-Dr Barbare Nebel, CEO thinkstep – anz
It’s good news for local manufacturers: investing in sustainability makes your business more productive. In this article, we look at how sustainability is helping New Zealand manufacturers achieve more with less.
The traditional approach: more productive, less sustainable
Many people view productivity and sustainability as yin and yang – connected, but opposite. Over the past 150 years, productivity has often grown at the expense of the natural environment, people and communities. For example, to increase output, many businesses have depleted natural resources like water and dumped growing amounts of waste in landfills.
On the social side, greater productivity has often meant making people redundant or disrupting communities as factories expanded.
It doesn’t have to be like this. Your sustainability programme can make your manufacturing business more productive too.
Today’s approach: more sustainable, more productive too
As a manufacturer you know the drill. To increase productivity, you need to generate more output for your inputs. In practical terms, this can mean using your raw materials more efficiently or ensuring your supply chain runs smoothly to avoid outages. In economic terms, it can involve reducing the costs of your inputs and cutting staff turnover. Here are six ways your sustainability programme can boost your productivity too.
Use your raw materials as efficiently as possible
Get more from your raw materials and you’ll be more productive. The circular economy is your go-to here. Your aims: to design out waste and pollution, keep products and materials in use and regenerate natural systems.
Food manufacturer Sanford ensures that even low-value parts of its raw materials do not go to waste. Sanford partners with Auckland-based nanotechnology manufacturer, NanoLayr who use the collagen from the skins of Sanford’s sustainably caught hoki to make nanofibre facemasks.
Tackle your carbon emissions and reduce your costs
Reduce your costs and you’ll be more productive. Manufacturer Hynds Group makes concrete infrastructure and plastic pipes for the water and wastewater markets. The company is tackling emissions across many areas, including transport, energy, buildings and waste.
This work offers opportunities to reduce costs too. Every litre of fuel saved, kilowatt of power left in the grid and kilogram of waste diverted from landfill saves the manufacturer money.
Get the best from your team
An engaged team is a productive one. Many people want to work for a business that is doing the right thing for communities and the environment. If they can contribute to ‘something bigger’, they may put in extra effort and offer up ideas. The result: a more productive business.
Bonus: they may stay with your business. Reducing your staff turnover can lift your productivity. You’ll reduce the costs of recruiting and training new staff and the time they need to ‘get up to speed’.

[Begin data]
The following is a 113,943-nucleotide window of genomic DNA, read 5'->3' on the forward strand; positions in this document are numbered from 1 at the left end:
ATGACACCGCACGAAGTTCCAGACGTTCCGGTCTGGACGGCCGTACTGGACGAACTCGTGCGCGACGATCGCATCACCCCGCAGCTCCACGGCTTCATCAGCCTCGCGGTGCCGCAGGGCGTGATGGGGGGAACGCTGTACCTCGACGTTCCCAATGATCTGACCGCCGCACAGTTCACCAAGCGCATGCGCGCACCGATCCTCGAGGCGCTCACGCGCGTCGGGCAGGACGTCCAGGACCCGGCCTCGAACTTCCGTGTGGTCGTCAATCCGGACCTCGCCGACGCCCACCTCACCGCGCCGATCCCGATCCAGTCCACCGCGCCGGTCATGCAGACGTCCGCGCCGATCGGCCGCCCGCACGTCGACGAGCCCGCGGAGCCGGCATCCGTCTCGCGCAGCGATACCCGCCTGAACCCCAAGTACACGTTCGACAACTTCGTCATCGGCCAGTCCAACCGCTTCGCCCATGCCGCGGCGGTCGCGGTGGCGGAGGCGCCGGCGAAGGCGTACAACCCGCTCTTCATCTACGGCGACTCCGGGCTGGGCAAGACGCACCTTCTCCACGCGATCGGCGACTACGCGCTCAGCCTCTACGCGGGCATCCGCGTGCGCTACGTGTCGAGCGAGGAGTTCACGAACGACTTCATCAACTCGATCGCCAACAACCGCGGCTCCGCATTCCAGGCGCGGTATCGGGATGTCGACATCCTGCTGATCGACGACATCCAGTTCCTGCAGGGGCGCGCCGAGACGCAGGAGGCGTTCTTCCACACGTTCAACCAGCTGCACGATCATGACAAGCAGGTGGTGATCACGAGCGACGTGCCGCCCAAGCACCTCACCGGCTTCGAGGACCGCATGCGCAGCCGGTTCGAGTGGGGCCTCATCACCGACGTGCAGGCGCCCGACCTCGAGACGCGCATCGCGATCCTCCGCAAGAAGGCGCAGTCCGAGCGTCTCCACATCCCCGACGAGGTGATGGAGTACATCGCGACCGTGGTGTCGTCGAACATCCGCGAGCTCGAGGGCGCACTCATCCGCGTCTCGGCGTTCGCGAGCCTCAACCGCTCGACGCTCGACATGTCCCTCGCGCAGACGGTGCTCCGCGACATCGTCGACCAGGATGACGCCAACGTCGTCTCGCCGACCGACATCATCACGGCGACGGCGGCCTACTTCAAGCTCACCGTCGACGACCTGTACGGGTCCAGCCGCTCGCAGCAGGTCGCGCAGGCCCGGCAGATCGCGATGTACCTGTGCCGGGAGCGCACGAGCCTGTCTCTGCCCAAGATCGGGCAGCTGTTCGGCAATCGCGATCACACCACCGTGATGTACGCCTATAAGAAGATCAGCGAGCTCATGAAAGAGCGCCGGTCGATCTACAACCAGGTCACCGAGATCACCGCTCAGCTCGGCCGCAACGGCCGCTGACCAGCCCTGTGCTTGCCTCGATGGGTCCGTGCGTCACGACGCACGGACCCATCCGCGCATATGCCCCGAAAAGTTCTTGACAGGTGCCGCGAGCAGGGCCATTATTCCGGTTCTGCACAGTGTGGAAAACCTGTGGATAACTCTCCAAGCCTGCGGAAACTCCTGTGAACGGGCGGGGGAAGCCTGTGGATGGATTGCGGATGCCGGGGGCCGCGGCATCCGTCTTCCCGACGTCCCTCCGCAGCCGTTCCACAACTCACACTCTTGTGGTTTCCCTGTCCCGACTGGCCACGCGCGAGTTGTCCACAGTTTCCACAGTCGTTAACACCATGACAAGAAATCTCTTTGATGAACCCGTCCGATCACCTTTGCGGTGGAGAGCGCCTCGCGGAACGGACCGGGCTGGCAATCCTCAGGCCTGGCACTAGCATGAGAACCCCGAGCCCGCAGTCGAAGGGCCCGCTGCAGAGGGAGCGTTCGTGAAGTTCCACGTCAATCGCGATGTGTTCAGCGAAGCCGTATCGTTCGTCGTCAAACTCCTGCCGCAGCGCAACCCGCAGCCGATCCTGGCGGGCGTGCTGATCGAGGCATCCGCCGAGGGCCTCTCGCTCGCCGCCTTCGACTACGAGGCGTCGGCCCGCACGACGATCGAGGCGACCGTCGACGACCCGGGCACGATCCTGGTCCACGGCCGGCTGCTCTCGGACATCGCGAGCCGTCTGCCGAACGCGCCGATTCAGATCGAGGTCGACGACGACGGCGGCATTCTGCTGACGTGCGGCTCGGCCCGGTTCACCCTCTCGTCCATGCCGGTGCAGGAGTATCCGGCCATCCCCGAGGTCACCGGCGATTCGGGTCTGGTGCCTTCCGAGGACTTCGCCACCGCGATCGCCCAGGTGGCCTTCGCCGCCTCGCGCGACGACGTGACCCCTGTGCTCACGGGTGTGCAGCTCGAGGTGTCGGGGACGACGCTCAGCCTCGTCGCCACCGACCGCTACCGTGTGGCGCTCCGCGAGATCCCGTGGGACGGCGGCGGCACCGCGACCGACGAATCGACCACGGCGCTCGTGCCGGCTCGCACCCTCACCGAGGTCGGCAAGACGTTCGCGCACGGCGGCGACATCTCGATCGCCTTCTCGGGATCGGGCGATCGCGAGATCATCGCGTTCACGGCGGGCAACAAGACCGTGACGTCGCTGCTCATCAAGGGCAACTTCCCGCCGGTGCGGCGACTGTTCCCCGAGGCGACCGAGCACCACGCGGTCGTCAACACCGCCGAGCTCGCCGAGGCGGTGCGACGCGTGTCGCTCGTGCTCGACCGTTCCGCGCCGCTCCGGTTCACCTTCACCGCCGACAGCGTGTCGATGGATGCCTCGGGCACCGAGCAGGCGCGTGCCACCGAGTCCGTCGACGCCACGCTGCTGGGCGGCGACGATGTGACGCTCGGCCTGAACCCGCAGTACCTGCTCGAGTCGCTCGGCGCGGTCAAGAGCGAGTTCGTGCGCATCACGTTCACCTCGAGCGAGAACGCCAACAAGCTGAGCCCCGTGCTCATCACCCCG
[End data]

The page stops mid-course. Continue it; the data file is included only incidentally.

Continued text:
Ensure your supply chain runs smoothly
Nothing saps productivity like a creaky supply chain. A credible sustainability programme involves working closely with suppliers. For example, you’ll work together to reduce the carbon emissions in your supply chain and identify climate-related risks like a flood damaging a supplier’s factory. Along the way, you’ll strengthen the supply relationships that keep your business productive.
Boost your innovation
Your sustainability work will teach you a lot about your manufacturing business. To make progress you’ll need to delve into every part of your organisation. In doing so, you’re likely to identify opportunities to work more productively. Some opportunities will be small – tweaks that will make your production processes more efficient.
Other opportunities will be more significant and offer the chance to innovate. For example, circular economy may help you identify new income streams (like Sanford’s partnership with NanoLayr – above).
Reduce your risks (and future costs)
Left unmanaged, today’s risks are tomorrow’s costs and a sure drain on productivity. A well-run sustainability programme offers many opportunities to identify and manage your risks. For example, a science-based Life Cycle Assessment (LCA) will help you reduce environmental risks in your product’s life cycle.
Can you change the source of your raw materials to reduce your carbon emissions? Recycle grey water to use less water? Reuse process heat to consume less energy (and create less carbon)?
Investigate risks hidden in your supply chain. Are you 100% sure that you are not inadvertently supporting ‘modern slavery’? Modern slavery exploits people for commercial gain. It is a serious global issue and breaches human and labour rights.
So invest in making your business more sustainable. It’s a win for your productivity too.